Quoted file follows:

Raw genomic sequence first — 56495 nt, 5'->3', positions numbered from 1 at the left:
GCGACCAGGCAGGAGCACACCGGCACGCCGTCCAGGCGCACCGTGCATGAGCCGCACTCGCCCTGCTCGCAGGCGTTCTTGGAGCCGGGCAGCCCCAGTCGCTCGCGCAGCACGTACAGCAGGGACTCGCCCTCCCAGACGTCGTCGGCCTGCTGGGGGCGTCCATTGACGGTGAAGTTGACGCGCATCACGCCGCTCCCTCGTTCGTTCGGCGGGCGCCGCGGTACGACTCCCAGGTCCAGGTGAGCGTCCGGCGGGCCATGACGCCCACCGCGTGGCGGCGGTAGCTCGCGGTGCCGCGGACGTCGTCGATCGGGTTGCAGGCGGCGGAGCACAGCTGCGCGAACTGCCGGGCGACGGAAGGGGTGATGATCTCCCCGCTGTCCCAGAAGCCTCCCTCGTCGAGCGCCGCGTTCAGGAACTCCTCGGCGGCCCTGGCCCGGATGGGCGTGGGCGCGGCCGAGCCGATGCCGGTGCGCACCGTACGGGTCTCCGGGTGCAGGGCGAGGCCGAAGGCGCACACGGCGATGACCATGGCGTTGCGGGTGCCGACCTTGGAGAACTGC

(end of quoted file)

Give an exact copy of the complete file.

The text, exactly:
Raw genomic sequence first — 56495 nt, 5'->3', positions numbered from 1 at the left:
GCGACCAGGCAGGAGCACACCGGCACGCCGTCCAGGCGCACCGTGCATGAGCCGCACTCGCCCTGCTCGCAGGCGTTCTTGGAGCCGGGCAGCCCCAGTCGCTCGCGCAGCACGTACAGCAGGGACTCGCCCTCCCAGACGTCGTCGGCCTGCTGGGGGCGTCCATTGACGGTGAAGTTGACGCGCATCACGCCGCTCCCTCGTTCGTTCGGCGGGCGCCGCGGTACGACTCCCAGGTCCAGGTGAGCGTCCGGCGGGCCATGACGCCCACCGCGTGGCGGCGGTAGCTCGCGGTGCCGCGGACGTCGTCGATCGGGTTGCAGGCGGCGGAGCACAGCTGCGCGAACTGCCGGGCGACGGAAGGGGTGATGATCTCCCCGCTGTCCCAGAAGCCTCCCTCGTCGAGCGCCGCGTTCAGGAACTCCTCGGCGGCCCTGGCCCGGATGGGCGTGGGCGCGGCCGAGCCGATGCCGGTGCGCACCGTACGGGTCTCCGGGTGCAGGGCGAGGCCGAAGGCGCACACGGCGATGACCATGGCGTTGCGGGTGCCGACCTTGGAGAACTGC